The Alamo City simply cannot compete demographically. Its population is small, it has few major corporations, and its population does not have a lot of spending power. San Antonio also has a complicated relationship in this process with Austin, which through sheer perception of trendiness is often mentioned in these articles. The Texan capital is just an hour from Toyota Field, where San Antonio FC play. But the two are considered separate metro areas, and (without living there) I can’t say I’ve seen much evidence of a shared identity between the two. San Antonio’s expansion hopes likely rest on their ability to sell a vision that will draw fans from Austin and capture both markets (a USL outpost might be involved?). The one advantage that San Antonio hold is their association with the NBA’s Spurs, who hold a reputation for being among the best run sports operations in the country. But after a year of ownership, it’s not entirely clear from the outside that the Spurs are determined to win this MLS race.

8. Tampa/St. Petersburg

Demographic Factors:
Population (CSA): 2,915,582 (21st)
Growth (10-14): 4.75%
MSA Median Income: $37,406 (156th)
Fortune 1000: 7

Popular Factors:
Existing Major League Teams: 3
Obvious MLS Rivalry: Orlando (1 hour, 45 minutes). Hide yer kids.
Current Team? Yes.
In Need of a Rebrand? Not needed, but trademark issues could be interesting.
Stadium Progress: Site controlled by the team, preliminary design complete.

The Tampa Bay area is unique among the markets discussed here in that it has already had an MLS team. But since the Mutiny folded in 2001, there’s been little talk of MLS returning. Bill Edwards, the owner of the USL’s Tampa Bay Rowdies, is determined to change that, and has, in his fashion, indicated his determination to make a bid. Tampa Bay is among the largest metro areas where MLS is not currently playing, and Edwards has control of the stadium site and has engaged the stadium experts Populous to redesign Al Lang Stadium for MLS.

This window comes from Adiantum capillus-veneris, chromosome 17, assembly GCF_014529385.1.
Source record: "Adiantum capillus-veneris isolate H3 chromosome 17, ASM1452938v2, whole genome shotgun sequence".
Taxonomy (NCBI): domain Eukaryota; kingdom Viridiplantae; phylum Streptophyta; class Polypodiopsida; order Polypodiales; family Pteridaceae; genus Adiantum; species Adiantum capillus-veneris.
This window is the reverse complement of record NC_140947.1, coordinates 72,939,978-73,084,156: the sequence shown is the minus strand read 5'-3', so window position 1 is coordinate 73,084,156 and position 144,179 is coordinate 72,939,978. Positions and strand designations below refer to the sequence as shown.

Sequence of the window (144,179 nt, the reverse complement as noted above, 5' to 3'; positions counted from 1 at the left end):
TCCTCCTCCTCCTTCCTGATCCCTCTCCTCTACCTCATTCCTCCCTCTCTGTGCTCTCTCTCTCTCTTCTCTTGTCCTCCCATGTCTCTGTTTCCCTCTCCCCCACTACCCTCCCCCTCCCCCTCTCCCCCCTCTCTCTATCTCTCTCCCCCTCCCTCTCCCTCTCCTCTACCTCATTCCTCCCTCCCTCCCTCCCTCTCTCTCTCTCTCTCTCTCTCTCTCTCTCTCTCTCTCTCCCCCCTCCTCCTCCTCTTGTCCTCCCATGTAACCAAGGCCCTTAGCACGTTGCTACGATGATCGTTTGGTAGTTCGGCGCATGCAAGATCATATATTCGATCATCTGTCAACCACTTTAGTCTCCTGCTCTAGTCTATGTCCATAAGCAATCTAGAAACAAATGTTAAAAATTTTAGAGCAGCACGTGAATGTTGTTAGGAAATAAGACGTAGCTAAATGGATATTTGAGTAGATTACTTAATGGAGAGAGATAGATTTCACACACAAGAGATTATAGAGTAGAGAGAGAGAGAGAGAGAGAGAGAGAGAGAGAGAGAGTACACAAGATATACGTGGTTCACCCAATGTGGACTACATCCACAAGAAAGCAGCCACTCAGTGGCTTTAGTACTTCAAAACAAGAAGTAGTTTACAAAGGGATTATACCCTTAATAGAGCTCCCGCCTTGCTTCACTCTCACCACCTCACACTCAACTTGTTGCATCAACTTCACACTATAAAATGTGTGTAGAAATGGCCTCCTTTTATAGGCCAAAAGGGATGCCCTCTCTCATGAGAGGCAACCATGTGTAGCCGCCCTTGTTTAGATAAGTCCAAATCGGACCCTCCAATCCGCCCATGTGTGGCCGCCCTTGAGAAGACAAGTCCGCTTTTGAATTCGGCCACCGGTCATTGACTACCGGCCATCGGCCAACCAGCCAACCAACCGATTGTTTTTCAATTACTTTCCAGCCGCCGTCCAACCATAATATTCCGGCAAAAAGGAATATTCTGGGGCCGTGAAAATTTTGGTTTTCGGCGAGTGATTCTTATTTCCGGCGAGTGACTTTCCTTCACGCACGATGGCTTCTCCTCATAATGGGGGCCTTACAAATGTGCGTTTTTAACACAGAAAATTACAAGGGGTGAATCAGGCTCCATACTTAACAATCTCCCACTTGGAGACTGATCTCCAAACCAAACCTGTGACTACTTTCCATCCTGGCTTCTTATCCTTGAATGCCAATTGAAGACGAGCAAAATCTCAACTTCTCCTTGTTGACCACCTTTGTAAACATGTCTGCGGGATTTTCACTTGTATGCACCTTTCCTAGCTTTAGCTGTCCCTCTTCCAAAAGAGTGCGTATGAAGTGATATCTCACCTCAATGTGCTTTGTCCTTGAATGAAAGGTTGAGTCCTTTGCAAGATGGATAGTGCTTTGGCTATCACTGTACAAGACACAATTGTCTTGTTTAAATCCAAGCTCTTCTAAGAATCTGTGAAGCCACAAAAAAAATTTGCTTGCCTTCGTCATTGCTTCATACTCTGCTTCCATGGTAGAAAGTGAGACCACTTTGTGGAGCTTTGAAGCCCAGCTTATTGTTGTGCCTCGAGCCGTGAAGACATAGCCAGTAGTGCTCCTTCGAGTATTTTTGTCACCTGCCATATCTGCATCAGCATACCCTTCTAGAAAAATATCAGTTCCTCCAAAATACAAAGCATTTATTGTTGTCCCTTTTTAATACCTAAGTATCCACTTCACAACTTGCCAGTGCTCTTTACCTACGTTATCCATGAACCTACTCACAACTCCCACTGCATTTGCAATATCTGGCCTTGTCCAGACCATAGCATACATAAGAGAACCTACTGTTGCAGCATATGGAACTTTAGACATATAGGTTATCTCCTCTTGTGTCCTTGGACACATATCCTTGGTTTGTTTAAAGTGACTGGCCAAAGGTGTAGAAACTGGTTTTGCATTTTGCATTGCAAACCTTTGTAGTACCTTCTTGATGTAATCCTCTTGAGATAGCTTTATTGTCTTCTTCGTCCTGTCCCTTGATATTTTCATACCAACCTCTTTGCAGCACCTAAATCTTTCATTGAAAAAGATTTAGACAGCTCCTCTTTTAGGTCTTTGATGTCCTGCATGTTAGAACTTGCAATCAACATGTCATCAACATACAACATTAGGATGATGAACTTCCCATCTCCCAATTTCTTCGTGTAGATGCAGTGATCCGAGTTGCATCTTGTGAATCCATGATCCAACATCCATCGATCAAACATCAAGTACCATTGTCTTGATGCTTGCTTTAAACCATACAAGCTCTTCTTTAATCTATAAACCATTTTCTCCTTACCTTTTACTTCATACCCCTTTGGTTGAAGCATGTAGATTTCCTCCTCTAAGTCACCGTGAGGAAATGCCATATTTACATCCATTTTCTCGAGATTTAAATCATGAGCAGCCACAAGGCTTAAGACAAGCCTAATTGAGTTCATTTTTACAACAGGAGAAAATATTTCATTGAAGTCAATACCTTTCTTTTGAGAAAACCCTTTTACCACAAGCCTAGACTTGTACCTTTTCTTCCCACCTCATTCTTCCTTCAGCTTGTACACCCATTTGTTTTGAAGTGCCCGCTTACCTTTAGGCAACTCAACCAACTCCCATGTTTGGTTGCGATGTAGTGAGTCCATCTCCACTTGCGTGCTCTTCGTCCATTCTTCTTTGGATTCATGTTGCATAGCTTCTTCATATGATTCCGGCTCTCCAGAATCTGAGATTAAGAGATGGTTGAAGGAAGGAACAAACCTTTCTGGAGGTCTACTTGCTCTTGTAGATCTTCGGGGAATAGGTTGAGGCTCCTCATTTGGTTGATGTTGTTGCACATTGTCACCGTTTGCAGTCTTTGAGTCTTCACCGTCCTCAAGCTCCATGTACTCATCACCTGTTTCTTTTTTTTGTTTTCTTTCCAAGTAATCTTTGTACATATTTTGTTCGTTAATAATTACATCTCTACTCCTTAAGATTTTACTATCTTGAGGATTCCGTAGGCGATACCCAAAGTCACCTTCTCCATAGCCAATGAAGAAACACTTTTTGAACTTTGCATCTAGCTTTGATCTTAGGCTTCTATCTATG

Yet I think Tampa have several issues to overcome. The city already has three major league teams, and is the least wealthy of all of the cities on this list (and in the country, only Oklahoma City, New Orleans, and El Paso have lower median incomes). As with several of the other teams, the proximity to another club is an issue here, though the potential for a good rivalry is the familiar counterbalance. Above all, I think Tampa Bay has an ownership problem. Edwards repeatedly clashed with the last league his team played in, and he is now suing them. He clashed with a local group to win control of his stadium. He’s been dogged by allegations of improper conduct. And I’m not convinced he’s wealthy enough for MLS, which means he’ll have to cede some control to minority partners. I think he’d also be well advised to take a step back and hire someone (Perry Van Der Beck?) to be the front man for this bid. There’s no evidence of that happening yet.